Tuesday, December 29, 2009

Irving Berlin, Genius and Mediocrity

It's not exactly a new statement, but every season reminds me that White Christmas is one of the weakest movies ever to gain the "Christmas Classic" label. It's the sort of movie that, simply based on the talent involved ought to be good, and of course there's a nostalgic haze around any old movie with well-known stars (that's why we use the term "classic" interchangeably with "old"). But every one of these great talents is below his or her best form, and in Danny Kaye's case, is overcompensating for the fact that the part is wrong for him. (Crosby was supposed to be partnered by a dancer, the way he was in the Astaire movies, and Donald O'Connor was supposed to play the part. Paramount was lucky to get their new hire, Kaye, to fill in for him when he pulled out, but this is not Kaye's kind of part and the dance-related songs are clearly meant for an Astaire or O'Connor.) Michael Curtiz once again demonstrates how flaccid his direction became after leaving Warners, and the songs, apart from the recycled title song, are really nothing special.

What always surprises me about Irving Berlin is how few great "unsung" songs he really wrote. Most songwriters of that generation who were on Berlin's level -- and there were very few who were -- turned out many songs that didn't become hits for one reason or another, but were every bit as good as their hits. You can go through the catalogue of the Gershwins, Rodgers and Hart, Cole Porter, and Kern (these are the four people or teams who, along with Berlin, made up the top tier of New York-based theatre songwriting in the '30s), and find lots of hidden gems. With Berlin, I don't think you can. Not that he never wrote a good song that didn't become a hit, but I've rarely been blown away by one of his unknown works, the way I'm frequently blown away by Rodgers and Hart rarities. I can name a few songs by Berlin that aren't famous but should be, like "Falling Out of Love Can Be Fun." I can name dozens of great Rodgers and Hart or Kern songs that deserve to be famous.

Maybe this has something to do with Berlin's style of prizing simplicity above all: simple lyrical hooks, simple musical ideas. They weren't as simple as they sounded, of course, and he worked like crazy to make his songs seem simple (the point of a song like "White Christmas" is that it needs to sound like a thought you yourself might spontaneously express, and that's a tremendously difficult thing for a professional songwriter to accomplish).

But most of his songs, from the 1910s through the 1960s, have certain stock ideas and formulas built in. If the song is inspired, then it can turn those formulaic phrases into something that resembles folk art; it feels like this song has existed forever.

If the song is not inspired, then there's nothing left in it except the formulaic bits -- which is how you get a dismal song like "What Can You Do With a General." It's a completely generic melody married to a completely generic lyric, and there are a lot of songs like this in Berlin's catalogue, where you can almost sense what the next line or musical phrase is going to be.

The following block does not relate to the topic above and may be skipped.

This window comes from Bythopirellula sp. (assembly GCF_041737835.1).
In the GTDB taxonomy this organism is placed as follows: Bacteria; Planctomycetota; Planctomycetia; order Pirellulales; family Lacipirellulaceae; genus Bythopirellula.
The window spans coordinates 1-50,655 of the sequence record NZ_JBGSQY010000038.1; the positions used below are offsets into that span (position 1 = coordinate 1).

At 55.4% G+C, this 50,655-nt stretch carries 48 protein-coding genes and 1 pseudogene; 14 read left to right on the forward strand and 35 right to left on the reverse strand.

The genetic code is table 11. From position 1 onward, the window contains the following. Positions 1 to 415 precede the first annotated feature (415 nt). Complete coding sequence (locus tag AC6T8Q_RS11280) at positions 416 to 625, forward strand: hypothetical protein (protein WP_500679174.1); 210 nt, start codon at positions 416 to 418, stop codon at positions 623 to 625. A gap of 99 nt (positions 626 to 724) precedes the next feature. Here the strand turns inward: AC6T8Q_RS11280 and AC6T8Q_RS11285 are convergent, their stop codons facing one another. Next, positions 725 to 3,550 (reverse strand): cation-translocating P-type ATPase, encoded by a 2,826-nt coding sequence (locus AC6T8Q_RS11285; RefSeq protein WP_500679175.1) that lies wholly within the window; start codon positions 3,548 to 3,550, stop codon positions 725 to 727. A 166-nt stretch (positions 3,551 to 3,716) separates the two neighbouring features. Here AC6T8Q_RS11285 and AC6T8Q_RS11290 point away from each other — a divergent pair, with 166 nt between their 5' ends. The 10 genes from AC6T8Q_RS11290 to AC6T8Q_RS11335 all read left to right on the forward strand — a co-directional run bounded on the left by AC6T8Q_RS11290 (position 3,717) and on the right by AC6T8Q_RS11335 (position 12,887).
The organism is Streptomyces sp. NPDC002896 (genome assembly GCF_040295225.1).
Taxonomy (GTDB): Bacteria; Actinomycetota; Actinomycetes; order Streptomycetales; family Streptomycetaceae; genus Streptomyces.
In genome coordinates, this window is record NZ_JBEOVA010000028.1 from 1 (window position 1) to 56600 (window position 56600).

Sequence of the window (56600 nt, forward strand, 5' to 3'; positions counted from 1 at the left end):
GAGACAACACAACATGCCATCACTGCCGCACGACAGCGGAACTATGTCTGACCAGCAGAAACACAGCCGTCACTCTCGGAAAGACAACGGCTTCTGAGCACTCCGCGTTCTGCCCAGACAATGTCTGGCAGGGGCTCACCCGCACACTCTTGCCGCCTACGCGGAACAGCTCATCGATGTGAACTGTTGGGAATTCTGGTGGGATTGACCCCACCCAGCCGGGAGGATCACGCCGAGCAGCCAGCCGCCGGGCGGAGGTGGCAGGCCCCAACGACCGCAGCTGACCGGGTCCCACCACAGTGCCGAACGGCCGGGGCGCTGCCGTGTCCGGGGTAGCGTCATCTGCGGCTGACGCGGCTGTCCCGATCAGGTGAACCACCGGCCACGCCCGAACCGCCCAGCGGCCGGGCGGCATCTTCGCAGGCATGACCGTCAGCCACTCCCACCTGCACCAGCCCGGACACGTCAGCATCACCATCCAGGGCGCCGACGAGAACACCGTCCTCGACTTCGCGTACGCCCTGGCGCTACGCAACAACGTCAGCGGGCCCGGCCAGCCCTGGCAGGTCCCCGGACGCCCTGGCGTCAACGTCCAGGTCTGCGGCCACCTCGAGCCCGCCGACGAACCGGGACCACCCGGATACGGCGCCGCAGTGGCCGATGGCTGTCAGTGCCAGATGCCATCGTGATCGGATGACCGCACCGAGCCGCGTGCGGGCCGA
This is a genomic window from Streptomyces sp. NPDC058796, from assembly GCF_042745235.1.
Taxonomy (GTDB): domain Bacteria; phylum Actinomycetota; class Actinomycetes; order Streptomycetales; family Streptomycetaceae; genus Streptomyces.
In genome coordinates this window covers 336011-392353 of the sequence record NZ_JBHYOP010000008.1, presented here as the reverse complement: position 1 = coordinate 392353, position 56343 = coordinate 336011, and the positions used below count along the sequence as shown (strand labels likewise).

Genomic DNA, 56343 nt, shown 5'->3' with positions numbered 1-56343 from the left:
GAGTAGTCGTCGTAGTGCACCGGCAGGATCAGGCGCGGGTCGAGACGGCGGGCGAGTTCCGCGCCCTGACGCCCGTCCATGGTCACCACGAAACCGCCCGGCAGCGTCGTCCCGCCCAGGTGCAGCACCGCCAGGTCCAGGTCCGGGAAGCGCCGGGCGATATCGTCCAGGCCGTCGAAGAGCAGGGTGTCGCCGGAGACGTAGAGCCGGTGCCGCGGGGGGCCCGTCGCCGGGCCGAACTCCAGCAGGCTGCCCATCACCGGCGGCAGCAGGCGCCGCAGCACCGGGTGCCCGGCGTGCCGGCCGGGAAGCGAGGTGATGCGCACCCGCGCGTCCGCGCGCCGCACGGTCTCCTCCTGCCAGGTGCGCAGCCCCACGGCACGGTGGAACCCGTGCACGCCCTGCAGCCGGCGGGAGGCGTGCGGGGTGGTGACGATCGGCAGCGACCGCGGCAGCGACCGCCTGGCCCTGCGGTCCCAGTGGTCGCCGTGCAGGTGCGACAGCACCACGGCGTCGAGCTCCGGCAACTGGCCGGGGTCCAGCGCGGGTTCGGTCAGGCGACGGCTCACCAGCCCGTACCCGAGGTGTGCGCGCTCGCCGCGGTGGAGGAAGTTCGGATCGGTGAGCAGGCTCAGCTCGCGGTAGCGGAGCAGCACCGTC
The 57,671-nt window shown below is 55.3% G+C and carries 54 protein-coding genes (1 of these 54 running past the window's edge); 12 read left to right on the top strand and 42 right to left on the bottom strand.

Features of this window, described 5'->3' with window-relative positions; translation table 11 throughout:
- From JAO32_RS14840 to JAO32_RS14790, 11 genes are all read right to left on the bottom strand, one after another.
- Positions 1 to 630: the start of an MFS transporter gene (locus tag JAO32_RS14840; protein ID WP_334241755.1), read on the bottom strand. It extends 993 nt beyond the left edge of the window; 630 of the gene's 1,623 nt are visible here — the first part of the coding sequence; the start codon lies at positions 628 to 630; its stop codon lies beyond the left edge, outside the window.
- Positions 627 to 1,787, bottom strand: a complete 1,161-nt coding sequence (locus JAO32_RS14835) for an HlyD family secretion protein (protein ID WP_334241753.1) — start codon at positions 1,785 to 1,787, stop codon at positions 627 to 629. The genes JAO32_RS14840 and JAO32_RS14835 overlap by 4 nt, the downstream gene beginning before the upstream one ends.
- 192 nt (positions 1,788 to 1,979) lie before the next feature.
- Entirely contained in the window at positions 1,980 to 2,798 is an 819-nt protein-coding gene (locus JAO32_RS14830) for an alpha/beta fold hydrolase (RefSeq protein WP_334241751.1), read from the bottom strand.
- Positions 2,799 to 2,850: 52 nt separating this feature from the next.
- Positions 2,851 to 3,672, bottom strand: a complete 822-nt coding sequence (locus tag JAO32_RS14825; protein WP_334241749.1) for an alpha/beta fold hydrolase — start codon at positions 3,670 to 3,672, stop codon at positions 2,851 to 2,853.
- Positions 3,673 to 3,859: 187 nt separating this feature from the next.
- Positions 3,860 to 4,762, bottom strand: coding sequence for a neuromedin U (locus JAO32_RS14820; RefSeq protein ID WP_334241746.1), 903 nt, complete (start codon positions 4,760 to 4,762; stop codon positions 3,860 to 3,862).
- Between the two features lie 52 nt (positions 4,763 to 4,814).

Even Berlin's greatest score, Annie Get Your Gun, has a few bits like that, some lazy-sounding introductory verses and one song, "I'll Share It All With You" (which is usually cut) that doesn't seem to be about much of anything. Overall, though, it's obvious that with Annie Get Your Gun, challenged by the presence of Rodgers and Hammerstein as producers and by the fact that he was replacing Kern on the project, Berlin made an unusual effort on nearly every song. (Or maybe it was more that with Rodgers and Hammerstein, he couldn't get away with less than top-quality work; most producers who worked with Berlin were understandably deferential to him.) The result was a score where the majority of songs are hits, or at least popular with audiences. But most of his scores are a mix of inspired songs and rather mediocre ones; that's how "A Fella With an Umbrella" turns up in Easter Parade.

Because of the harmonic and structural surprises Rodgers, Gershwin, Kern and Porter liked to pull, they could astonish you even in songs that didn't have what it took to become hits. Berlin, I think, wasn't naturally surprising; he wanted songs to sound inevitable, not calculated. But, being a great craftsman, he could incorporate unusual or surprising elements into his work; he did it in "Annie Get Your Gun," and he did it in a song like "Cheek To Cheek," with its extra-long refrain.

And even a conventionally-structured Berlin hit like "I've Got My Love To Keep Me Warm" is masterful; again, it never sounds cliche'd, it just sounds like we've been singing it all our lives. (And it can't be emphasized enough: good lyricists use concrete images over abstract ones wherever possible. This song is about a metaphor -- love does not, in fact, keep you warm -- but the lyric is mostly concrete: snow, wind, icicles, overcoats, gloves.)

So I don't want to make Berlin sound like some kind of naif or unsophisticated composer; it's easy to portray him that way because he couldn't read music (there were other songwriters who couldn't; I think he deliberately played it up because the image of the untutored child of nature was good for his brand name). He was brilliant at adapting his basic style and formulas to whatever type of rhythms and harmonies were popular at a particular time; from ragtime onward, his hit songs are timeless but have the sound of their era. The difference between a Berlin hit and a Berlin non-hit is that the hits have some kind of spark in them, something that keeps them from being just a collection of stock gestures. One of the things that often provided the spark was Berlin's ability to keep up with and learn from what his contemporaries were doing: "Let's Face the Music and Dance" is informed by the major/minor shifts and structural games that Berlin's friend Cole Porter loved so much.